Using molecular methods in the identification of ectoparasites has enabled the identification and evolution of species with high morphological similarities . The present study provided morphometric, phylogenetic, and molecular divergence comparative data between fleas C. canis isolated from Western and Northwestern Iran. The morphological characteristics of family Pulicidae fleas in this study were in agreement with previous studies [29, 21, 25, 12, 4, 7].
The host specificity might affect the level of intraspecific genetic divergence because generalist parasite species will show a higher level of intraspecific genetic variation, enabling them to infest a broader host range . Hornok et al. (2018). studying mitochondrial sequences demonstrated divergence in some synanthropic flea species such as C.felis and Pulex irritans. In our study, morphological data indicated that there was no difference between C. canis specimens from Western and Northwestern of Iran. The result of the morphological study was in line with the results of the molecular study. Nucleotide sequences of C. canis from different regions showed 100% identity with. C. canis in Turkey: KY865411.1 (NCBI), they also had 95.59 % identity with C. orientis in India (KX 467332.1), 95.32 % with C. orientis in Iran (MF380397.1), 93.48 % with C. felis in Iran (MF380394.1). This study is in agreement with the results of Seyyedzadeh et al. (2018) which observed that there were no differences between the isolates of C. canis samples of different regions of West Azerbaijan, Iran. The results also in agreement with those of Zurita et al. (2019) showed no significant difference between the morphological data of P. irritans in Spain and Argentina. There was a considerable degree of intraspecific similarity between both populations based on mitochondrial genes. Our results agree the studies of Hornok et al. (2018), who observed no morphological differences between human and wild carnivorous P. irritans specimens in Hungary and Croatia. In contrast, the studies of Krasnov et al. (2015) showed that fleas species isolated from different hosts in different geographic regions have morphological differences that can indicate a high level of genetic diversity. We concluded that the cox1 region is a useful marker to approach intraspecific similarity in C. canis and confirming its diagnosis.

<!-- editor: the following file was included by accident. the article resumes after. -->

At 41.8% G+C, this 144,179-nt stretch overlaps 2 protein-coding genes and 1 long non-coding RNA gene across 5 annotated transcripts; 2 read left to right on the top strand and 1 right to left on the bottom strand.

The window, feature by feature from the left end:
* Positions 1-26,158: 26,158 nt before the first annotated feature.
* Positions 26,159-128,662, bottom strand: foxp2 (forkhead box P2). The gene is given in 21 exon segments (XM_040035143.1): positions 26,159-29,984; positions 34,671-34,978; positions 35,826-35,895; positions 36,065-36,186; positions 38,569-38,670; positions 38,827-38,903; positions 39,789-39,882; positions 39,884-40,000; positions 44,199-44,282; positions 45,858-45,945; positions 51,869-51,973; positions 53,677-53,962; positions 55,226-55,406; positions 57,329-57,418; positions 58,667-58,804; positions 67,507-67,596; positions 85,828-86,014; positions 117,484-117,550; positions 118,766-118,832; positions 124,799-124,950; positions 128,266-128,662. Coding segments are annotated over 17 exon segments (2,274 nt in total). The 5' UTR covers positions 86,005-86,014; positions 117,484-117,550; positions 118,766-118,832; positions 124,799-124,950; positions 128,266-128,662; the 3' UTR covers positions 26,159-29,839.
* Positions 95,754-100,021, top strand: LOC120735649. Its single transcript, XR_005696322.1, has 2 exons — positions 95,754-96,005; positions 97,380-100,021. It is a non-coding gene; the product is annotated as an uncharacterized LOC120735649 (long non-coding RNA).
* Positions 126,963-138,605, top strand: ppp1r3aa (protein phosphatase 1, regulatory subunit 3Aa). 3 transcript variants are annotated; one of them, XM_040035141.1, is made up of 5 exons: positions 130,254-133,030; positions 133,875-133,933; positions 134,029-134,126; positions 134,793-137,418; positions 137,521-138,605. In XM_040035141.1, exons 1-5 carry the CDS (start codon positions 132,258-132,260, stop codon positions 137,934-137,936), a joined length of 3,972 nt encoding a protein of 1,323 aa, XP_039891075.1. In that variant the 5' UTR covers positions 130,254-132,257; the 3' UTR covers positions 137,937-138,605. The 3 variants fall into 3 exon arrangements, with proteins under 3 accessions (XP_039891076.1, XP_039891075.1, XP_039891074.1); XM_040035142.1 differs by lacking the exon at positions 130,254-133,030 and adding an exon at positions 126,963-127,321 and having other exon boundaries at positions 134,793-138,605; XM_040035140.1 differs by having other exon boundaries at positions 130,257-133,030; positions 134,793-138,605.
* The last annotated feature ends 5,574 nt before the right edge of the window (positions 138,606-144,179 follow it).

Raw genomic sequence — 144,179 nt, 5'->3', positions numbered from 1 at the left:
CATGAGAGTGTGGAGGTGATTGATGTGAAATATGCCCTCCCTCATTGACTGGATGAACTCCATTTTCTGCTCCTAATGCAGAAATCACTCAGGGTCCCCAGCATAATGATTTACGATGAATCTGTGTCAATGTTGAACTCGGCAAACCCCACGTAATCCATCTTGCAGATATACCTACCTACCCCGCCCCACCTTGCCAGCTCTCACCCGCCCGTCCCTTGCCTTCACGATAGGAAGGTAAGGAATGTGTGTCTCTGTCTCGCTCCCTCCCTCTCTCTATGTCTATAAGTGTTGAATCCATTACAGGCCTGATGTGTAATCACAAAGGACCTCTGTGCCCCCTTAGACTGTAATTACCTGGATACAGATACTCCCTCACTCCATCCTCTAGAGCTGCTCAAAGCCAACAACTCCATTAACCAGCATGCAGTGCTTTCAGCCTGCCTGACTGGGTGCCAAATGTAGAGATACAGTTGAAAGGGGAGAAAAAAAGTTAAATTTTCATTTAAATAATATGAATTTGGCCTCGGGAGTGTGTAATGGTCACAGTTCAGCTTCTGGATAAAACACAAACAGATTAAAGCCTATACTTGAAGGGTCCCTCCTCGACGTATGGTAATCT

A phylogenetic tree based on the similarity between our sequences with registered sequences in
GenBank showed 2 subclades for C. canis: one subclade including C. canis of recent study and C. canis from Turkey and the other with C. canis of Iran, Urmia and, Iran, Makoo. C. felis, C. orientis and P. irritans were in separate clades (Fig. 8).
Studies have shown that ITS1 and ITS2 are one of the best molecular markers for analyzing phylogenetic relationships at the species level in fleas [27, 19]. In our study, a comparison of nucleotide sequences of the ITS1 gene in five different provinces showed 99.85% similarity. Comparison of nucleotide sequences also showed single-nucleotide transversion at position 294, which caused the substitution of adenine for thymine in the isolate from Kuhdasht, Urmia, and Kermanshah. This result is in agreement with the results of Ghawami et al. (2018), which compared the nucleotide sequence of the ITS1 gene in P. irritans in two different geographic regions and showed only one nucleotide difference with 99.85% similarity. Our results are similar to Vobis et al. (2004) study, which observed that the nucleotide sequence of the ITS1 gene was relatively constant in different populations of C. felis. Therefore, it can be concluded that ITS1 is a useful marker for the diagnosis of Ctenocephalides genus.
A phylogenetic tree based on ITS1 registered sequences in GenBank showed 2 subclades for C. canis: one subclade including C. canis isolated in Kamiyaran, Sanandaj, Mahabad, Ghilangharb, Hamedan, Bahar and Khorramabad and the other C.canis which was isolated in Kuhdasht, Urmia, and Kermanshah. P. irritans and C. felis were in separate clades (Fig. 9).
The ITS2 nucleotide sequence in different sampled regions showed 96.64% similarity. There are five isolates found.
The results of the current study agree with the survey by Zurita et al. (2015), which showed intraspecific variation in four clones of C. canis based on the ITS2 fragment is between 90.1% and 100%. Vobis et al. (2004) also used the ITS2 sequence to illustrate intra-species differences and identify different species of fleas.
A phylogenetic tree based on ITS2 in the present study showed 4 subclades for C. canis: one subclade including C. canis isolate in Kuhdasht, Mahabad, Urmia, Khorramabad and Kermanshah, next subclade including isolate in Kamiyaran, Sanandaj, and Bahar. The isolates of Ghilangharb and Hamedan were in separate subclades. P. irritans were in a separate clade, and C. felis were in separate subclades (Fig. 10).